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Pak radical softens anti-US stand

Islamabad, Oct. 23 (Reuters): One of Pakistan’s main Islamist political leaders said today he was willing to give the United States time to withdraw its bases from the country, marking a softening of his stance on the issue.

Fazal-ur-Rehman is the prime ministerial candidate for the Muttahida Majlis-e-Amal (MMA) religious alliance, which exploited anger over Pakistan’s cooperation in the US-led war on terror to emerge as a political force after this month’s general election.

The MMA campaigned for the immediate withdrawal of US bases from Pakistan and the imposition of Islamic law in the country. But it appears to be softening its stance slightly as it vies for a place in a future coalition government.

“Measures should be taken to assure the Pakistani people that they are vacating the bases,” Rehman told Reuters in his first interview since the election. “After these measures are taken, a time frame can be decided for the vacation of the bases.”

There is a small US military presence in Pakistan concentrated at the Jacobabad air base, from where search and rescue operations in neighbouring Afghanistan are launched. FBI agents are also helping track down al Qaida suspects who may have taken refuge in the country.

“We want to assure the US, the West and international community that we don’t need foreign assistance in maintaining peace in Pakistan, and its soil will not be allowed to be used against anyone,” Rehman said.

Rehman, a stout Islamic cleric with a bushy grey beard who was imprisoned last year for leading protests against US military action in Afghanistan, leads the hardline Jamiat-e-Ulema-e-Islam, the strongest party in the MMA.

Rehman welcomed an announcement by US defence secretary Donald Rumsfeld that some of the Taliban and al Qaida suspects being held at a naval base in Cuba would be released after months of interrogation failed to yield grounds for prosecution.

The prisoners were taken to Cuba after the fall of the Taliban late last year. US and Afghan opposition forces ousted the Taliban in the wake of the September 11 attacks on the United States, blamed on Taliban ally Osama bin Laden and his al Qaida network.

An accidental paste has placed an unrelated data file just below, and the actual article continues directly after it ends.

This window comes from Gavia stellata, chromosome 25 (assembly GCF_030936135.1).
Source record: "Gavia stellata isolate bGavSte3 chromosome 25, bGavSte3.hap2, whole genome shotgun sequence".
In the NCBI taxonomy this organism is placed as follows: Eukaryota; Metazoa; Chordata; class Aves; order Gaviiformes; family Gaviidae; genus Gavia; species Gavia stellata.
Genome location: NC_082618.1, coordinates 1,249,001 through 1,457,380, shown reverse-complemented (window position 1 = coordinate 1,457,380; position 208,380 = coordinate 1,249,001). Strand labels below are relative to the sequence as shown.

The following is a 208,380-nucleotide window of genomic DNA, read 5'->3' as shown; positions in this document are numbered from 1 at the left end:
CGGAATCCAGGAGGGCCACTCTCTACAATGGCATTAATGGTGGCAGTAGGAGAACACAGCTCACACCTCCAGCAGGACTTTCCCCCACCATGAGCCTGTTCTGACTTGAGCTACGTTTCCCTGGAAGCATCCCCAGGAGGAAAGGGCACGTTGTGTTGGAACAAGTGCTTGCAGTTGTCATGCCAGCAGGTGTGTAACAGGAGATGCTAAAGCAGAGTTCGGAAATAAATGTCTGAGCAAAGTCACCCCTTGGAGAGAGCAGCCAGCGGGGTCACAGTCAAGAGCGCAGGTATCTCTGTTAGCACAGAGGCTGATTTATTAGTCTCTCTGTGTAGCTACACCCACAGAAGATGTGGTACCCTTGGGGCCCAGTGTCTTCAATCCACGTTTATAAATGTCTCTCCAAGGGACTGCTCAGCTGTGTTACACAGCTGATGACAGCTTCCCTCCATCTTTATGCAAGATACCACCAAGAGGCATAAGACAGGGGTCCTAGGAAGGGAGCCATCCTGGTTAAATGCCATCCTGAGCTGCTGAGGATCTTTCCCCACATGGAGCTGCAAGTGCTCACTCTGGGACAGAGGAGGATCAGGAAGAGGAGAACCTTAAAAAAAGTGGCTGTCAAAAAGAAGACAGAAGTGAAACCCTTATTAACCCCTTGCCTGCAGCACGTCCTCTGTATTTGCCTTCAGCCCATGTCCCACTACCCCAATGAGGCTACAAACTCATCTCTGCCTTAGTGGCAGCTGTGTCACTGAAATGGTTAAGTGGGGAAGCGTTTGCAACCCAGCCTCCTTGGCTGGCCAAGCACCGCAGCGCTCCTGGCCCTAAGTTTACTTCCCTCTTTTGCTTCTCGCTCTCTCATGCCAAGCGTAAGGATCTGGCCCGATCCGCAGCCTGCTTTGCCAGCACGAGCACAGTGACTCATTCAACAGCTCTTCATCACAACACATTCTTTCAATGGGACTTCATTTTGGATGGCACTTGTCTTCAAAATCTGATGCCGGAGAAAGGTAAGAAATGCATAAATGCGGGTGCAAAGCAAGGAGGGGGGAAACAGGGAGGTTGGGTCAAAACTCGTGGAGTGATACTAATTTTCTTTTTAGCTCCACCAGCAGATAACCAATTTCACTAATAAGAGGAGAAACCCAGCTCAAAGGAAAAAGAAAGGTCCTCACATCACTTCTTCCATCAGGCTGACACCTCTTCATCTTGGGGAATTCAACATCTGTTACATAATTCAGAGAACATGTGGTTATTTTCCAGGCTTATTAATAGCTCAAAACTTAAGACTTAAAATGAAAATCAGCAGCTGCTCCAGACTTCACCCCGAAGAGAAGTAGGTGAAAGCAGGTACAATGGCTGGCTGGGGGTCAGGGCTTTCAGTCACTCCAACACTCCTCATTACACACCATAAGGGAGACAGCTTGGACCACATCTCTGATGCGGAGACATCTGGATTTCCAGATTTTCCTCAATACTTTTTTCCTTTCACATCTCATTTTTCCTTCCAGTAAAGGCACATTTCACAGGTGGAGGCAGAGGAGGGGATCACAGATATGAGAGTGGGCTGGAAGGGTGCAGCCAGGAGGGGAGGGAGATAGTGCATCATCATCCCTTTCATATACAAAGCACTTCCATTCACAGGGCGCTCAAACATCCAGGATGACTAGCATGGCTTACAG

Some of the prisoners to be released are Pakistani citizens, according to a senior US defence official. “These US measures are bringing it from extremism to moderation,” Rehman said.

“Like... a softening of their position on Iraq, it is a step towards creating a good environment. These should be encouraged and more steps should be taken to bring peace in the world.”

But Rehman condemned the detention of a prominent orthopaedic surgeon this week in the eastern city of Lahore by Pakistani intelligence agents working with their FBI counterparts. “These are the measures that create suspicions that our sovereignty is permanently in danger,” he said. “He was a doctor and served humanity, and such measures are against humanity.”

The brothers of Dr Amir Aziz said FBI agents had accused him of supplying anthrax to Taliban and al Qaida militants, but Rehman said the FBI’s reported involvement was exactly the sort of foreign interference that had brought voters out for the MMA.

“Our people have given their opinion against such measures and it shows the US is not respecting the verdict of the people of Pakistan,” he said.

Rawalpindi blast

Five people were wounded in a bomb blast today in a market in Rawalpindi, close to Islamabad, a senior police official said.

It was the second blast near Islamabad this week.

A child was killed and 21 people wounded on Sunday when an explosion ripped through a market near the country's main aeronautical complex about 75 km northwest of the capital.

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